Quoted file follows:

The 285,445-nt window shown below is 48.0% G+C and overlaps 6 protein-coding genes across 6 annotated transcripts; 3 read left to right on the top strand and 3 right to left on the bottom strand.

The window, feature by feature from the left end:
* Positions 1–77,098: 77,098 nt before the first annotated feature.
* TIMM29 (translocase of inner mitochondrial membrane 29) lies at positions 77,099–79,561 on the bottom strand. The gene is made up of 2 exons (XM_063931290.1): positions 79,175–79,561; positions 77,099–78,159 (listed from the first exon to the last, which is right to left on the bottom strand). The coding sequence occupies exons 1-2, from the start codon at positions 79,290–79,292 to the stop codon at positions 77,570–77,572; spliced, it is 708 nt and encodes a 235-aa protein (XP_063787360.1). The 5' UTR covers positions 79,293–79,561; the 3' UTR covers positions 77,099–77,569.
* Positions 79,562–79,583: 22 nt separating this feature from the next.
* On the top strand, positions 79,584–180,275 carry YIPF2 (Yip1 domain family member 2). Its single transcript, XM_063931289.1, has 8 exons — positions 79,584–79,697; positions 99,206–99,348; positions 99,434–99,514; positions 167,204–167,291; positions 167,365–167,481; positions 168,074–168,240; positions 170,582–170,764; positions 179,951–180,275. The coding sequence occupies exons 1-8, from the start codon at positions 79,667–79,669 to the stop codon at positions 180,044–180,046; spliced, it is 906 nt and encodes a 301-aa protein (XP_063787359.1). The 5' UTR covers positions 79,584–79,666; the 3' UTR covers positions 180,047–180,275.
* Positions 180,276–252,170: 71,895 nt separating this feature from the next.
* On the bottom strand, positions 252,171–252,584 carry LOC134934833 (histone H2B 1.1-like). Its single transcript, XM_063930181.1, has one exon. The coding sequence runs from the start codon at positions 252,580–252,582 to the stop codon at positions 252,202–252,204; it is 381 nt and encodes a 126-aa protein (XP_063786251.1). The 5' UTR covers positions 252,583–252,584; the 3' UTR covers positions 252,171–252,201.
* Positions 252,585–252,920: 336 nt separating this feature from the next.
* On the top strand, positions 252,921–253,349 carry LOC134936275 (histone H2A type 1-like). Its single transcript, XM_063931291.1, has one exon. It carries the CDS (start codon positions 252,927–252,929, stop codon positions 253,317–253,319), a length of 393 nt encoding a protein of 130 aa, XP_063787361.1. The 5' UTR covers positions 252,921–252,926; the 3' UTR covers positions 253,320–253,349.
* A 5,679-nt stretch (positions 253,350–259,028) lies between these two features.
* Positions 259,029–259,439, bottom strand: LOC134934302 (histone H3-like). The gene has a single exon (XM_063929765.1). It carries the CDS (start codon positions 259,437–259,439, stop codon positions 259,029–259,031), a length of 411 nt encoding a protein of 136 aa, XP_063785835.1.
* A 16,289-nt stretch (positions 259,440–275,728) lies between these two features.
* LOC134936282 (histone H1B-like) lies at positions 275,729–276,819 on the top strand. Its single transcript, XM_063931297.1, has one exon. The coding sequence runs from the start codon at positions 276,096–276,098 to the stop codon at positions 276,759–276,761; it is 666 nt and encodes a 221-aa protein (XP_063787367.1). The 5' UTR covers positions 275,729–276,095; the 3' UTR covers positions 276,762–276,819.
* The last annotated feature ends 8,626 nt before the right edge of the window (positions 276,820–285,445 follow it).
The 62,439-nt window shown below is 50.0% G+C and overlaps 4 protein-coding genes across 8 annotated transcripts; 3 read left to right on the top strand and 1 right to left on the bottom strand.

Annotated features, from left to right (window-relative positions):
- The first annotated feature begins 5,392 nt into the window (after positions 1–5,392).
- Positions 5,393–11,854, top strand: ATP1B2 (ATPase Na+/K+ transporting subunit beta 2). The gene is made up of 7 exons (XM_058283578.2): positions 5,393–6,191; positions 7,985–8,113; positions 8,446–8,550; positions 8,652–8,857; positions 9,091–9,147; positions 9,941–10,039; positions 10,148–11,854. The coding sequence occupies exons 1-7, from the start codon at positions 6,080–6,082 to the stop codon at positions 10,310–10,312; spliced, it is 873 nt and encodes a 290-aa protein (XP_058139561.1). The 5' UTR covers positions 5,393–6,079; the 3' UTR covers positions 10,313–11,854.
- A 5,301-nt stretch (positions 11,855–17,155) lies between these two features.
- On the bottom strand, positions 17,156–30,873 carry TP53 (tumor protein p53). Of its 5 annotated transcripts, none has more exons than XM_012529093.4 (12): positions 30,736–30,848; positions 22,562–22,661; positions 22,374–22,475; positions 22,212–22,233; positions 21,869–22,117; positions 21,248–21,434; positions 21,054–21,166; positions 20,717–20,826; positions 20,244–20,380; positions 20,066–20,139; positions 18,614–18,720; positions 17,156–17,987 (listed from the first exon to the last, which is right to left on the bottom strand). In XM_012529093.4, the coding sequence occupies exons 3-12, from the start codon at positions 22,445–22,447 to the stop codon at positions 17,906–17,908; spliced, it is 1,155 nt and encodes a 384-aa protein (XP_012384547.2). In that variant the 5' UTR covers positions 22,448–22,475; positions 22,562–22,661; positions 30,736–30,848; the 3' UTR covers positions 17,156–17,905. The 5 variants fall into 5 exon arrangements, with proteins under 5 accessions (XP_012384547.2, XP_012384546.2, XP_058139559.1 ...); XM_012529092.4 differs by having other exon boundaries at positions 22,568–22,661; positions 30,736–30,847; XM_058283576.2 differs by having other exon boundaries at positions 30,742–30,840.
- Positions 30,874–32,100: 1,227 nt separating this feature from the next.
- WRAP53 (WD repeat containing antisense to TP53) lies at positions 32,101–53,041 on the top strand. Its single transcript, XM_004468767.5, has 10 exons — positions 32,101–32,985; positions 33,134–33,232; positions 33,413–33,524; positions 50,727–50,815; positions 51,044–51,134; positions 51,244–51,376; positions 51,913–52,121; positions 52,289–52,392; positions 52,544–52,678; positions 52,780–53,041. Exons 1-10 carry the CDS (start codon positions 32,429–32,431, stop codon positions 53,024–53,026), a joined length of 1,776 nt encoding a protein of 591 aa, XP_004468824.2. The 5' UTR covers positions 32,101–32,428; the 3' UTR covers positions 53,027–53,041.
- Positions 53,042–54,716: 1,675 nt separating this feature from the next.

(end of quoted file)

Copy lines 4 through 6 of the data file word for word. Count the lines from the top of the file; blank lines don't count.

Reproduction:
* TIMM29 (translocase of inner mitochondrial membrane 29) lies at positions 77,099–79,561 on the bottom strand. The gene is made up of 2 exons (XM_063931290.1): positions 79,175–79,561; positions 77,099–78,159 (listed from the first exon to the last, which is right to left on the bottom strand). The coding sequence occupies exons 1-2, from the start codon at positions 79,290–79,292 to the stop codon at positions 77,570–77,572; spliced, it is 708 nt and encodes a 235-aa protein (XP_063787360.1). The 5' UTR covers positions 79,293–79,561; the 3' UTR covers positions 77,099–77,569.
* Positions 79,562–79,583: 22 nt separating this feature from the next.
* On the top strand, positions 79,584–180,275 carry YIPF2 (Yip1 domain family member 2). Its single transcript, XM_063931289.1, has 8 exons — positions 79,584–79,697; positions 99,206–99,348; positions 99,434–99,514; positions 167,204–167,291; positions 167,365–167,481; positions 168,074–168,240; positions 170,582–170,764; positions 179,951–180,275. The coding sequence occupies exons 1-8, from the start codon at positions 79,667–79,669 to the stop codon at positions 180,044–180,046; spliced, it is 906 nt and encodes a 301-aa protein (XP_063787359.1). The 5' UTR covers positions 79,584–79,666; the 3' UTR covers positions 180,047–180,275.